Lost in Translation

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Yes, the title of this post is a cliché. It was bound to happen at some point on this trip. But I promise it’s really appopriate to today’s post.

I’m finishing out my first week in Japan, and I have been overwhelmed by the generosity and support of everyone I’ve met. Everyone I’ve interacted with in a professional capacity has underpromised and overdelivered. For example:

I’ve now received a portable hard drive containing 333.1 GB of compressed(!) data from the Japanese government agency that maintains records on the nation’s intellectual property system. They said to expect it in two weeks; they turned it around in two days:Screen Shot 2016-06-24 at 1.23.53 PM.png

  • I’ve received a cache of computer programs used by another group of researchers to clean and parse the data I’m working with for their own project. They said I might have it by Monday; I got it Friday morning.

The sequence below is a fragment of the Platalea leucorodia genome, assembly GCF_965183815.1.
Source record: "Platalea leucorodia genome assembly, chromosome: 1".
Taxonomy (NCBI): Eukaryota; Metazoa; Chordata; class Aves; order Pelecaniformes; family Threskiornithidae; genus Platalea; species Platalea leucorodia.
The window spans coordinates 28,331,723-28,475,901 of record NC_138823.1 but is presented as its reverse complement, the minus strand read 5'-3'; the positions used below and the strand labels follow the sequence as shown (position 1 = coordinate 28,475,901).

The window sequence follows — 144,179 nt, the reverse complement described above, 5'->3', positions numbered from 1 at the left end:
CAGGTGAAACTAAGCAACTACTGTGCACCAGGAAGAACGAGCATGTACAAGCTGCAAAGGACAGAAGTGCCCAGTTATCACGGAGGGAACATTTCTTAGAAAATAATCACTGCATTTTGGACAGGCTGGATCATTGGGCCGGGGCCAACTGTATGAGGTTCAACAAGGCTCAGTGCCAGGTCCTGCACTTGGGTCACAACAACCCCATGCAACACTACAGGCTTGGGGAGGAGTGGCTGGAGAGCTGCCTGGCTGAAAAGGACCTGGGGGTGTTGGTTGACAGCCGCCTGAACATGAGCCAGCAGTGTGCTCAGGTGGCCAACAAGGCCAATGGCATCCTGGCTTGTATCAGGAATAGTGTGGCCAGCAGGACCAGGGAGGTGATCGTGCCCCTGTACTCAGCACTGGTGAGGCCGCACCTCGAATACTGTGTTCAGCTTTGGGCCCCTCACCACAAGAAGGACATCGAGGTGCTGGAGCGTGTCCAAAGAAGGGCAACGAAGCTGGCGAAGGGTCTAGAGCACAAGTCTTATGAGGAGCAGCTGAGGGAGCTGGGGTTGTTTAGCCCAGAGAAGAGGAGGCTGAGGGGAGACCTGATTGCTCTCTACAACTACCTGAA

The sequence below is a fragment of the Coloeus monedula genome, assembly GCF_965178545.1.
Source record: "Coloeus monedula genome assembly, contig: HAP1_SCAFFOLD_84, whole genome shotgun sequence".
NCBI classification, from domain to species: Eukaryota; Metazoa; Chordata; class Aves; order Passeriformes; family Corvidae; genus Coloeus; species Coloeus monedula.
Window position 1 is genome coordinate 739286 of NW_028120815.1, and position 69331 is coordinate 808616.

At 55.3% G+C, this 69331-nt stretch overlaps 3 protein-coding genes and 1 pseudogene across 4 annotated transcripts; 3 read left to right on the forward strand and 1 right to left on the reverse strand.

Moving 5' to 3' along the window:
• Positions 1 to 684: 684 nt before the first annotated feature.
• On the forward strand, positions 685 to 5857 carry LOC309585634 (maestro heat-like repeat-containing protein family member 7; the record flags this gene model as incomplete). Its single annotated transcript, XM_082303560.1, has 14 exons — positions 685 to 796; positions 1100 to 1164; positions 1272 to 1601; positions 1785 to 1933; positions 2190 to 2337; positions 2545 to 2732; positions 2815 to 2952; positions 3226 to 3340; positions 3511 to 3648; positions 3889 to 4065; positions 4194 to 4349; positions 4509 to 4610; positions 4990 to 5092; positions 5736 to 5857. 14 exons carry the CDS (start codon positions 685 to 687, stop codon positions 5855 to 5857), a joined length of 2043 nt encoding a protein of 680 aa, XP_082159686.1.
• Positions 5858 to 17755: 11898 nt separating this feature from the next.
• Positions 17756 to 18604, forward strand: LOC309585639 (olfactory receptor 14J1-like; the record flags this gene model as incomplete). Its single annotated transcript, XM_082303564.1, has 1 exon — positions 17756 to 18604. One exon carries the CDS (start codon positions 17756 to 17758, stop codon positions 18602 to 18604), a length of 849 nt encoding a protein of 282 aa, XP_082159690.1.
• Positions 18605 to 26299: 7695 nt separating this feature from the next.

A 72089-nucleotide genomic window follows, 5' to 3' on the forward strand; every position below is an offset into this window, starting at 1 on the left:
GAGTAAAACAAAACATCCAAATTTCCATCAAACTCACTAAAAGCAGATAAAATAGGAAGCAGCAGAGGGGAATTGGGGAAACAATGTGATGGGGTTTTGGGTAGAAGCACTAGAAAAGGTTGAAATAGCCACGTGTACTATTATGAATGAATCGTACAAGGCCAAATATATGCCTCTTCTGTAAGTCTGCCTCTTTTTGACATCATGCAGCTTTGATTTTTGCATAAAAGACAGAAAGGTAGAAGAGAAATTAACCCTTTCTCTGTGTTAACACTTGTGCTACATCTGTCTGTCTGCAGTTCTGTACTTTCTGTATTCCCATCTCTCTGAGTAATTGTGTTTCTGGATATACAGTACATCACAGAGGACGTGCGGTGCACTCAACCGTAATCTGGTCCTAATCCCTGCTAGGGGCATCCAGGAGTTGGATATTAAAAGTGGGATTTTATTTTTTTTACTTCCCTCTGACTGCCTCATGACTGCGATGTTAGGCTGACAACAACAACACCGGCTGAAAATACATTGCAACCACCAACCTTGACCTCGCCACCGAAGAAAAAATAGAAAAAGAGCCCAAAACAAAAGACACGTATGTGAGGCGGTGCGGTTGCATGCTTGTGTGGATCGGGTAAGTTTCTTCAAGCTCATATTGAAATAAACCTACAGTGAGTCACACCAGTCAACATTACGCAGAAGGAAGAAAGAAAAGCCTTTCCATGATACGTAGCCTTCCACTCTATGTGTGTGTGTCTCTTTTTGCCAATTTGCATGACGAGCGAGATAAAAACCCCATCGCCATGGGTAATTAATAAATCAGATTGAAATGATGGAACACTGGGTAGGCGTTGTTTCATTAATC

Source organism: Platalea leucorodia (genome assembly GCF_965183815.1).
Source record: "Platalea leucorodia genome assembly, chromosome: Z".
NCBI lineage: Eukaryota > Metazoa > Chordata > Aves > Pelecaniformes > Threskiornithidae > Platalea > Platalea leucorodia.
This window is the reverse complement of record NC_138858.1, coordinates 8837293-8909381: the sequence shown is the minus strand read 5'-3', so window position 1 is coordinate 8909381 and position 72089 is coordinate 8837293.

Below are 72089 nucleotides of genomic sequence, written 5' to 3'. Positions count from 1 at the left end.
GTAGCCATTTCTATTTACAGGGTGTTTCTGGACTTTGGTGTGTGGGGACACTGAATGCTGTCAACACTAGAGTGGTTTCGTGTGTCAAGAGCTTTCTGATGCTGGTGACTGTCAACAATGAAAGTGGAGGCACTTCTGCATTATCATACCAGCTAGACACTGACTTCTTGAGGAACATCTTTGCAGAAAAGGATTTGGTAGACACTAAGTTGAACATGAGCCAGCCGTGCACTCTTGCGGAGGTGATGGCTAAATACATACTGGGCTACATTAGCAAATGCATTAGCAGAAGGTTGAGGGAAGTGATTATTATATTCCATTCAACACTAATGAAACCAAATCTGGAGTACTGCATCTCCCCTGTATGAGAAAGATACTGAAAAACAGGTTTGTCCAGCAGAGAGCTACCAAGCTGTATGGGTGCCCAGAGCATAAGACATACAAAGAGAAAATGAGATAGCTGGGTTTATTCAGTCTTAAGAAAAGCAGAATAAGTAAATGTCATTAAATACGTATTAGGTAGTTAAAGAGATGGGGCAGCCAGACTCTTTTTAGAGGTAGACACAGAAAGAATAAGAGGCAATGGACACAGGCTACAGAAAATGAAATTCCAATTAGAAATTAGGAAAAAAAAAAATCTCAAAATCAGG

Screen Shot 2016-06-24 at 4.50.01 PM

All of which leaves me in the position of sincerely wanting to reciprocate by overdelivering–or at the very least delivering–on my promises. I’m here in Tokyo to build a research dataset and report out its contents. The computer programs I’ve been given can construct a more modest dataset than the one I’m planning from the data I’ve been given–and so they can get me much of the way to my goal. But here I face a language barrier different from the one I expected when I signed up for this gig: The programs are written in computer languages that I don’t know how to use.

Yet.

The next week or so is going to involve a lot of cross-referencing manuals for bash scripting, Ruby, and MySQL, along with the specification I spent most of this week trying to figure out; all with occasional recourse to Google Translate.

As with any new language, I expect there will be a steep learning curve.

 

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